Awesome -- thanks, Conrad, for sharing some helpful insights!
The cost of remedial education in college is obscured by various factors, e.g.: - Students/their families pay tuition that could be better spent on higher-level courses; however, that tuition amount remains the same - Colleges spend time and resources to build and support remedial classes that could be better allocated toward true college-level courses
We have thus decided to shift towards a more urgent pain point: the lack of cost-effective, high-quality test prep for aspiring college students from low-income backgrounds.
Re: a & b: we are planning to co-design some of these logistics with students themselves. Initial ideas include: - Student tutors could be self-nominated and will potentially earn monetary (e.g., stipend/tuition refund) and/or non-monetary benefits (karma points that can be redeemed) - Student tutors will be evaluated based on academic and tutoring skills and given focused tutor training
Re: c-e: we have been talking with various education nonprofits and after-school programs. Additional contacts and leads are always welcome and appreciated!
Re: f: we are looking at a blended learning model, starting first with in-person tutoring and then incorporating online apps as appropriate
Appreciate your feedback and ideas -- thank you, Gina! Some initial thoughts: 1) We are leaning toward the latter, where each student pod is led by a peer tutor that is one level higher than that of the other 3 students. As those 3 students approach the level of their peer tutor, each is then assigned to be a peer tutor for 3 other students... A couple of us had also talked about a model more similar to your former example: one where each student in a pod serves as a tutor. Any thoughts or past experiences related to which model might yield better academic outcomes?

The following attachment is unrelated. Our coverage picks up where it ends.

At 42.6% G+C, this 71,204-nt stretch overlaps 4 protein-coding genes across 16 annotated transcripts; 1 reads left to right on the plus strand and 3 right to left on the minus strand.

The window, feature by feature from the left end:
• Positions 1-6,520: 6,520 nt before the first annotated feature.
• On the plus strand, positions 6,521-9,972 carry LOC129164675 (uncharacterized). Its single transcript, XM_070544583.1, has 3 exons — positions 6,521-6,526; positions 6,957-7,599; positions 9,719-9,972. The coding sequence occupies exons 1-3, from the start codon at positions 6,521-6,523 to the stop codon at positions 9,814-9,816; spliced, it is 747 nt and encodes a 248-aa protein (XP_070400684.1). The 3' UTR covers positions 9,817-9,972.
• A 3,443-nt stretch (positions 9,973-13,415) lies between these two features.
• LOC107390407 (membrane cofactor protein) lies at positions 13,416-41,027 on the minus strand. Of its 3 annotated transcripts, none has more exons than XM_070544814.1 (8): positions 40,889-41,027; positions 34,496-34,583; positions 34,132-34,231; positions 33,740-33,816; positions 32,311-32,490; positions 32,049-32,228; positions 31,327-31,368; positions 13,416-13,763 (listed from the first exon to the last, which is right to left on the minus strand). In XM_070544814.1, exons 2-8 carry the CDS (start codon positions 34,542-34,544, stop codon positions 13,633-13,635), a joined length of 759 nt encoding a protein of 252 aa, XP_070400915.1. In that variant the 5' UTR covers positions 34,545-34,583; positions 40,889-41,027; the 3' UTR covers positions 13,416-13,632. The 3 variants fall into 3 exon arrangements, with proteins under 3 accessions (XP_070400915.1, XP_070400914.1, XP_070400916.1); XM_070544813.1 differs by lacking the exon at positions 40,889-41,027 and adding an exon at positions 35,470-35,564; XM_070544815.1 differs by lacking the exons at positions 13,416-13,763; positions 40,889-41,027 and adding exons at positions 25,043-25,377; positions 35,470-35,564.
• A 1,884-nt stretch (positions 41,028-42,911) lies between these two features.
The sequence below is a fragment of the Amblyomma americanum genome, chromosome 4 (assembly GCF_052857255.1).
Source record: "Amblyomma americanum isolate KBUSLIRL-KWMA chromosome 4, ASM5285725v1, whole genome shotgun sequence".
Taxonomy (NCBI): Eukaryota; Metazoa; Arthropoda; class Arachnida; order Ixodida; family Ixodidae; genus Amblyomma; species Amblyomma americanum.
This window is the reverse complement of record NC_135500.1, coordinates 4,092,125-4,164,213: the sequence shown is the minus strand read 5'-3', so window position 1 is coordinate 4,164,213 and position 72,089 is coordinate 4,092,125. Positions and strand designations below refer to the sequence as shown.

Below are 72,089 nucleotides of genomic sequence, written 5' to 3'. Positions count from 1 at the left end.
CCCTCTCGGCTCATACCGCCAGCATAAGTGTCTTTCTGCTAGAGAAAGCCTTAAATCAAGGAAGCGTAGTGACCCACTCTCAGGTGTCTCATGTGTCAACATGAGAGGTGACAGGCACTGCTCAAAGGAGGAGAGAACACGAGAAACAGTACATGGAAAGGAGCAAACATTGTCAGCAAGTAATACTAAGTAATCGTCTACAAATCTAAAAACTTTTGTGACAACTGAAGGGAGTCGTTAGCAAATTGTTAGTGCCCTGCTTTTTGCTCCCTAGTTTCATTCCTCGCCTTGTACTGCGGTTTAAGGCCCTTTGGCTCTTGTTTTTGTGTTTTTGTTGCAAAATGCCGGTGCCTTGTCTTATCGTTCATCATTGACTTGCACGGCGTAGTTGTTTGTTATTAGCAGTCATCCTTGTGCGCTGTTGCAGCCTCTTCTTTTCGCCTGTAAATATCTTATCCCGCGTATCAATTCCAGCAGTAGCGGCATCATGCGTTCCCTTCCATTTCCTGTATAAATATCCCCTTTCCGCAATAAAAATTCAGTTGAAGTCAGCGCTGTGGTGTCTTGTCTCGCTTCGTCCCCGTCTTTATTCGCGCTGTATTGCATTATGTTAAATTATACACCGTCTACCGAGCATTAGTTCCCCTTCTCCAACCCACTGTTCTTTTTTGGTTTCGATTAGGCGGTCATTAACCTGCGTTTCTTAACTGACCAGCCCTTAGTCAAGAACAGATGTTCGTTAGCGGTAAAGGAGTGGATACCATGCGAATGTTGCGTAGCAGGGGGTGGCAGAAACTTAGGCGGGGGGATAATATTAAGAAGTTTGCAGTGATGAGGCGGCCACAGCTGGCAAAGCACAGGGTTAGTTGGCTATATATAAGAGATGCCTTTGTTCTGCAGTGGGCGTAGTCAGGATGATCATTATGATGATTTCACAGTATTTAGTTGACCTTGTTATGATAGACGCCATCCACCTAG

2a.) One idea we've brainstormed is around "karma points" that both tutors and students are granted when a pod moves up from one level to the next. Karma points might be redeemable for non-monetary rewards for people other than oneself or one's fellow podmates. 2b.) Our original idea was actually geared toward reducing the cost of after-school tutoring programs and/or test prep classes (this idea was then adapted to a higher ed context for the OpenIDEO challenge). It's difficult to measure the true cost of remediation classes -- e.g., students (and/or their parents) pay tuition for remedial classes that could be better allocated to other classes; college instructors teaching remedial classes might be underutilized; governments and higher educational institutions are putting time and financial resources into remedial education; etc. Definitely open to other ideas as to where such a model might be most needed and most effective...
3) Have heard a bit about the CCSF program -- would love to learn more about both. Might there be specific websites or contacts at either/both programs that you might recommend? Thanks again!
Thank you, Alex! We're in the process of looking for partners (e.g., community colleges, education nonprofits focused on college success, etc.) and/or groups of students to pilot this program with. Any suggestions or leads would be welcome and appreciated! And great questions -- definitely ones that we are continuing to brainstorm.